stoop to


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stoop to (something)

To do something below a certain standard of dignity, principles, or integrity. Don't stoop to his level. Just ignore him. I can't believe he would stoop to spreading gossip like that. I lost faith in the news site when they stooped to posting vacuous, clickbait-driven trash articles.
See also: stoop, to
Farlex Dictionary of Idioms. © 2015 Farlex, Inc, all rights reserved.

stoop to

Condescend to something beneath one's dignity, as in She wouldn't stoop to listening to that obnoxious gossip. [Second half of 1500s]
See also: stoop, to
The American Heritage® Dictionary of Idioms by Christine Ammer. Copyright © 2003, 1997 by The Christine Ammer 1992 Trust. Published by Houghton Mifflin Harcourt Publishing Company. All rights reserved.

stoop to

v.
To do something degrading or reprehensible to achieve one's ends: It's a shame that the museum has to stoop to cheap gimmicks in order to attract visitors.
See also: stoop, to
The American Heritage® Dictionary of Phrasal Verbs. Copyright © 2005 by Houghton Mifflin Harcourt Publishing Company. Published by Houghton Mifflin Harcourt Publishing Company. All rights reserved.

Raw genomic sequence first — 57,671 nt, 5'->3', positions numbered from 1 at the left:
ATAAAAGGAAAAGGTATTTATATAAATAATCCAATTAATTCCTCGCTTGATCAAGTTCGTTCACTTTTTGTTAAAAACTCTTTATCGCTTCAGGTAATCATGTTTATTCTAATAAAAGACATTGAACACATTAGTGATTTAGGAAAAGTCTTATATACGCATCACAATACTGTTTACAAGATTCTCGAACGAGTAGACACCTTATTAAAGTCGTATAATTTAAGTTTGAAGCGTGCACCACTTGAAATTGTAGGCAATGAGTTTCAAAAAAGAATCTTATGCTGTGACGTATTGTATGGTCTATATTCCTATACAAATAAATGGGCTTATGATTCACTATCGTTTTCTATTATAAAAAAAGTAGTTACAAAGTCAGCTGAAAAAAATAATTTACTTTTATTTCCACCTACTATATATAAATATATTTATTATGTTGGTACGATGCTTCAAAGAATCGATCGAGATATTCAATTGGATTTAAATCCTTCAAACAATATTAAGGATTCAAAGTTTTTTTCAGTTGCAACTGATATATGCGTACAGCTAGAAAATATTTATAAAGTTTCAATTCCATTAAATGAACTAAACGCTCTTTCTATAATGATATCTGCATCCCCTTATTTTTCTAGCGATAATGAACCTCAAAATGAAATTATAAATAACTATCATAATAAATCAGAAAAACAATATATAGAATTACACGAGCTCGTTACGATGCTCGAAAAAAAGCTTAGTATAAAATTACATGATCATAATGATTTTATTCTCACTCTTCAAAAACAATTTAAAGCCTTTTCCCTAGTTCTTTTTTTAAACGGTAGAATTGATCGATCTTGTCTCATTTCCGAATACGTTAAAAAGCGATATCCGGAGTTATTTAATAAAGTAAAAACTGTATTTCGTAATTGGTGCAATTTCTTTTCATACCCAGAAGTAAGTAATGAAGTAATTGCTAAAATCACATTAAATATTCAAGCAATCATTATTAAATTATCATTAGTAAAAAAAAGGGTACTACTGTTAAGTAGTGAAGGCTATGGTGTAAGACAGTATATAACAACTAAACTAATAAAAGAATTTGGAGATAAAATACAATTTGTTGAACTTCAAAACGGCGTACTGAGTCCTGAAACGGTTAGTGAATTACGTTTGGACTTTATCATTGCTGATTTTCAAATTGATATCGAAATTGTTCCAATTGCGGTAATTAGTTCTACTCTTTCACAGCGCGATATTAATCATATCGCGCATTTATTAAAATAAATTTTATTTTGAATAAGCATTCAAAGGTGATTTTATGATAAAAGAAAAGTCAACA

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References in periodicals archive ?
Is there no depth Cameron and his cronies will not stoop to in their attempts to scare the voters of this country into voting to remain in the EU.
That bare form could be quite useful, given that Stoop To Conquer was formerly a decent staying handicapper on the Flat and he was well fancied to make a winning hurdle debut at Ludlow.
A strong breeze helped give Doncaster the early play but Lions broke from a scrum, Jon Boden putting in Sam Stoop to make it 5-0 on six minutes.
England's coach Stuart Lancaster was among the sold-out crowd at The Stoop to cast an eye over Harlequins' exciting youngsters.
'Stoop To Conquer will act on the ground and stays well.
But organised racism is one of the most shameful activities a community member can stoop to.